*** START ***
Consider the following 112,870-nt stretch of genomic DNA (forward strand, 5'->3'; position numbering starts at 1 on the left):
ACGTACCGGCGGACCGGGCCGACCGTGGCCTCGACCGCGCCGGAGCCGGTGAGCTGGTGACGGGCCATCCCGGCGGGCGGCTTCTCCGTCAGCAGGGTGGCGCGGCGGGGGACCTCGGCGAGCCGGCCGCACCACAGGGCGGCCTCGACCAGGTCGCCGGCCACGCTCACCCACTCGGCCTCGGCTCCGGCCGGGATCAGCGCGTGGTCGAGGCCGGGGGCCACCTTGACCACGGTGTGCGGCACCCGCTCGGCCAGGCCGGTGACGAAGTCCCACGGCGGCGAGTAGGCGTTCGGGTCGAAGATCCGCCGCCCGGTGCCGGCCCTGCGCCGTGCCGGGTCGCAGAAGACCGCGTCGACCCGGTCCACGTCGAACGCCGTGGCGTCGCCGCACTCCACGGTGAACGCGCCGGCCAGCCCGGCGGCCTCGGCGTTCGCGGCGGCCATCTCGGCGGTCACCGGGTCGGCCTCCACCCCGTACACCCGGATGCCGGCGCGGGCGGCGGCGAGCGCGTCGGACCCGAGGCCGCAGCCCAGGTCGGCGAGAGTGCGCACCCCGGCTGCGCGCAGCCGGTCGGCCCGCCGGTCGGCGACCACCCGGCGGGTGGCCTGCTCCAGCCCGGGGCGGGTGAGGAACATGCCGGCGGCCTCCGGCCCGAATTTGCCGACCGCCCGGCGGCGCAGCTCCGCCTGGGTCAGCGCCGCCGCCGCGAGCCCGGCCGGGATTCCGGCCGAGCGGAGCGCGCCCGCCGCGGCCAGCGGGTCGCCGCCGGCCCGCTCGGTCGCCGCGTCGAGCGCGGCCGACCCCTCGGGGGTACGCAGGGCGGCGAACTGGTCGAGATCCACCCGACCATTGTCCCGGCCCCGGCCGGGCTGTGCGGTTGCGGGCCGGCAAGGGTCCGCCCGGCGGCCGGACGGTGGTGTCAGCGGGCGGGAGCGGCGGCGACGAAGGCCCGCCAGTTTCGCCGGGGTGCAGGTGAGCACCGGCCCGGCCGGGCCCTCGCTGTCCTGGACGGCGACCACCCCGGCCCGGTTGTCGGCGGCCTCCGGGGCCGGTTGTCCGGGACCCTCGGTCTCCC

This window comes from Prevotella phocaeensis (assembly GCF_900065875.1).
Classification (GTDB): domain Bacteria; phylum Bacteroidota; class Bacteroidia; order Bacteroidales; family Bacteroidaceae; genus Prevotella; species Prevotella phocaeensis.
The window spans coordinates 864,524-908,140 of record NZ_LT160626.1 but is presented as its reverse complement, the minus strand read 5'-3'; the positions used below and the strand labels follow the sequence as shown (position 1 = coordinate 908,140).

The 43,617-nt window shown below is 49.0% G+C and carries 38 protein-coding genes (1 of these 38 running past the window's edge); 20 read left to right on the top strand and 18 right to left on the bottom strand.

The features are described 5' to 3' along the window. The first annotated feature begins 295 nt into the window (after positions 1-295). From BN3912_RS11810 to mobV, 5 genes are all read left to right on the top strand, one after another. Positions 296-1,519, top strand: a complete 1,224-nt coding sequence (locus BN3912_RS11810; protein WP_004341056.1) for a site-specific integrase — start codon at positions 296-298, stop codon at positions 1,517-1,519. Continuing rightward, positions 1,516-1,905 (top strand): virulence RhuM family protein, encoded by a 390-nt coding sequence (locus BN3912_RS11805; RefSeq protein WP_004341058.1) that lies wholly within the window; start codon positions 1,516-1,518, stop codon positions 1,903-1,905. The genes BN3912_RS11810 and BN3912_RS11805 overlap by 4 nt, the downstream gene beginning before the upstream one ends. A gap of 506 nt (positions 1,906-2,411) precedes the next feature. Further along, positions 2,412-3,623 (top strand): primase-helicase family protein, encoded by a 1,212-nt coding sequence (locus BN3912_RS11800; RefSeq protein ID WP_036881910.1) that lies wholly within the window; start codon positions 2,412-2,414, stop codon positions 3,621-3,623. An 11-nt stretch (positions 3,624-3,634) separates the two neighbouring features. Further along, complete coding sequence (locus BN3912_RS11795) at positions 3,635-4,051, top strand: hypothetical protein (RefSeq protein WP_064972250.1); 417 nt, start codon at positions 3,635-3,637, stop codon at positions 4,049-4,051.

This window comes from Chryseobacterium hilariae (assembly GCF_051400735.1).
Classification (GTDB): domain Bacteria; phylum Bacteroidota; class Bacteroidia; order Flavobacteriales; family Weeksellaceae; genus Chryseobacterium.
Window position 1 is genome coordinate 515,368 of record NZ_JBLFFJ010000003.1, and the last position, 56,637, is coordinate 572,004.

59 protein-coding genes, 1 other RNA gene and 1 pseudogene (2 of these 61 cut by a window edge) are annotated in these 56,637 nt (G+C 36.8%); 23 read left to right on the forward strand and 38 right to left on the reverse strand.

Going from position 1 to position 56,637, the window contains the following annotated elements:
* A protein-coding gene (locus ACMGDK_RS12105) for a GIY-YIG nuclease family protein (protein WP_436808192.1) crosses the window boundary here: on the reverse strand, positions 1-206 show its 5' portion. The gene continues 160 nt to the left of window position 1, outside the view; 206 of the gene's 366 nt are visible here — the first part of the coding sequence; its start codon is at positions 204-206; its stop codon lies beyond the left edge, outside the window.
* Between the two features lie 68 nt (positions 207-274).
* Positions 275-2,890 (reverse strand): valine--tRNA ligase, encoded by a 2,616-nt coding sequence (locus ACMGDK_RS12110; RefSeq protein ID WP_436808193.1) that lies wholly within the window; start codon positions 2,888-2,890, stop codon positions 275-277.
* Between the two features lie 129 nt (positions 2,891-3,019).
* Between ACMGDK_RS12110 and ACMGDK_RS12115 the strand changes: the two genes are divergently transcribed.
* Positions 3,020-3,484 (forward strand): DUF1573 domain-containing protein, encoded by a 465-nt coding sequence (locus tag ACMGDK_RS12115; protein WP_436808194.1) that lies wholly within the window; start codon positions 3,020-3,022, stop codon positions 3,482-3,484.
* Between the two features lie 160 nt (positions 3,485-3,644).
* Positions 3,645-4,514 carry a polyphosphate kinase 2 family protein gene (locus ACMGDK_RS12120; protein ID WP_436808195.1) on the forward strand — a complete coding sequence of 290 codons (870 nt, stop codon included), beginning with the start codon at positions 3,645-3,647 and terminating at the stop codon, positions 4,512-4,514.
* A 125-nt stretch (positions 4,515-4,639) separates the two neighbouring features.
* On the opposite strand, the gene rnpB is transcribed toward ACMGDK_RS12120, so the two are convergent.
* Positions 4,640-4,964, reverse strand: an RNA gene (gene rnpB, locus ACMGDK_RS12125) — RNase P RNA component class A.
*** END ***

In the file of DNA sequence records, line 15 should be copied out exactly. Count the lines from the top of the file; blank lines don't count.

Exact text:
* Positions 275-2,890 (reverse strand): valine--tRNA ligase, encoded by a 2,616-nt coding sequence (locus ACMGDK_RS12110; RefSeq protein ID WP_436808193.1) that lies wholly within the window; start codon positions 2,888-2,890, stop codon positions 275-277.